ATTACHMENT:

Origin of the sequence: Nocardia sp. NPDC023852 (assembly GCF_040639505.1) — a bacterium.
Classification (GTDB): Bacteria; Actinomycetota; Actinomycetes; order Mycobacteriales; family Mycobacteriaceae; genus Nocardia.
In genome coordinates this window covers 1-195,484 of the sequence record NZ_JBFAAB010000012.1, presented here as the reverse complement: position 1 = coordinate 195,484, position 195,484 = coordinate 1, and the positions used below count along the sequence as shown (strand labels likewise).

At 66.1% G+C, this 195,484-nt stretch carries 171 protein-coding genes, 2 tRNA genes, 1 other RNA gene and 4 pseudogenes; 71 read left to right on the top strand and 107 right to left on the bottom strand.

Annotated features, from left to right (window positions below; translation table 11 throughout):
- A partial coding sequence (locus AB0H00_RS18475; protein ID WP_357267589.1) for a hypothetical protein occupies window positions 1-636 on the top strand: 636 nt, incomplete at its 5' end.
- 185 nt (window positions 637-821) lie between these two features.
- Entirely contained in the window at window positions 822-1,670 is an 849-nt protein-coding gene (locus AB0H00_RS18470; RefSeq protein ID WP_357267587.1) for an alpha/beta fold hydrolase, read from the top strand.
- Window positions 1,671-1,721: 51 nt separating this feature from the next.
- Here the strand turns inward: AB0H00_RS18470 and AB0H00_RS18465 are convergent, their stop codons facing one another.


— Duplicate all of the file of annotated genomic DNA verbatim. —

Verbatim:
Origin of the sequence: Nocardia sp. NPDC023852 (assembly GCF_040639505.1) — a bacterium.
Classification (GTDB): Bacteria; Actinomycetota; Actinomycetes; order Mycobacteriales; family Mycobacteriaceae; genus Nocardia.
In genome coordinates this window covers 1-195,484 of the sequence record NZ_JBFAAB010000012.1, presented here as the reverse complement: position 1 = coordinate 195,484, position 195,484 = coordinate 1, and the positions used below count along the sequence as shown (strand labels likewise).

At 66.1% G+C, this 195,484-nt stretch carries 171 protein-coding genes, 2 tRNA genes, 1 other RNA gene and 4 pseudogenes; 71 read left to right on the top strand and 107 right to left on the bottom strand.

Annotated features, from left to right (window positions below; translation table 11 throughout):
- A partial coding sequence (locus AB0H00_RS18475; protein ID WP_357267589.1) for a hypothetical protein occupies window positions 1-636 on the top strand: 636 nt, incomplete at its 5' end.
- 185 nt (window positions 637-821) lie between these two features.
- Entirely contained in the window at window positions 822-1,670 is an 849-nt protein-coding gene (locus AB0H00_RS18470; RefSeq protein ID WP_357267587.1) for an alpha/beta fold hydrolase, read from the top strand.
- Window positions 1,671-1,721: 51 nt separating this feature from the next.
- Here the strand turns inward: AB0H00_RS18470 and AB0H00_RS18465 are convergent, their stop codons facing one another.